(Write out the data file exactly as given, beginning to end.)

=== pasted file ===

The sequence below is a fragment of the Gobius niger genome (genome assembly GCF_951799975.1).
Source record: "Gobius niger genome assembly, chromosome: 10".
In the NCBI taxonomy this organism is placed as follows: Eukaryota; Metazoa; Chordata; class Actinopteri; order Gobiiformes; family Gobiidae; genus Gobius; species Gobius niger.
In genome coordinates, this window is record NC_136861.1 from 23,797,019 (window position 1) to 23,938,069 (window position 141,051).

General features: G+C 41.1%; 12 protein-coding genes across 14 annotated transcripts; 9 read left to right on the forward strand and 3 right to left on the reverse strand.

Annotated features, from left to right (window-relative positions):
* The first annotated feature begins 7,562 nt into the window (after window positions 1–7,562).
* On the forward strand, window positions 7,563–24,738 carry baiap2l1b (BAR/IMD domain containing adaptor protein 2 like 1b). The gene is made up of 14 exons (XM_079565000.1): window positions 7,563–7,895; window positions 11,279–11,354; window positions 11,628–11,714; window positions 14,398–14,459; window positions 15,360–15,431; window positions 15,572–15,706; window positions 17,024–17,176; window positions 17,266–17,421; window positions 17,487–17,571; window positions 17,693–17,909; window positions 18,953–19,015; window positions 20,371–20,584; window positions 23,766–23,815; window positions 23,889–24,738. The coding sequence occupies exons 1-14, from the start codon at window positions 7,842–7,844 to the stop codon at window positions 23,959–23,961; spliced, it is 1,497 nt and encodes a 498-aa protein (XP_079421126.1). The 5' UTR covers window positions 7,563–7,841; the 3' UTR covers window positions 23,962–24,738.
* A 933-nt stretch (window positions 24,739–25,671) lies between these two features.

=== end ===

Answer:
The sequence below is a fragment of the Gobius niger genome (genome assembly GCF_951799975.1).
Source record: "Gobius niger genome assembly, chromosome: 10".
In the NCBI taxonomy this organism is placed as follows: Eukaryota; Metazoa; Chordata; class Actinopteri; order Gobiiformes; family Gobiidae; genus Gobius; species Gobius niger.
In genome coordinates, this window is record NC_136861.1 from 23,797,019 (window position 1) to 23,938,069 (window position 141,051).

General features: G+C 41.1%; 12 protein-coding genes across 14 annotated transcripts; 9 read left to right on the forward strand and 3 right to left on the reverse strand.

Annotated features, from left to right (window-relative positions):
* The first annotated feature begins 7,562 nt into the window (after window positions 1–7,562).
* On the forward strand, window positions 7,563–24,738 carry baiap2l1b (BAR/IMD domain containing adaptor protein 2 like 1b). The gene is made up of 14 exons (XM_079565000.1): window positions 7,563–7,895; window positions 11,279–11,354; window positions 11,628–11,714; window positions 14,398–14,459; window positions 15,360–15,431; window positions 15,572–15,706; window positions 17,024–17,176; window positions 17,266–17,421; window positions 17,487–17,571; window positions 17,693–17,909; window positions 18,953–19,015; window positions 20,371–20,584; window positions 23,766–23,815; window positions 23,889–24,738. The coding sequence occupies exons 1-14, from the start codon at window positions 7,842–7,844 to the stop codon at window positions 23,959–23,961; spliced, it is 1,497 nt and encodes a 498-aa protein (XP_079421126.1). The 5' UTR covers window positions 7,563–7,841; the 3' UTR covers window positions 23,962–24,738.
* A 933-nt stretch (window positions 24,739–25,671) lies between these two features.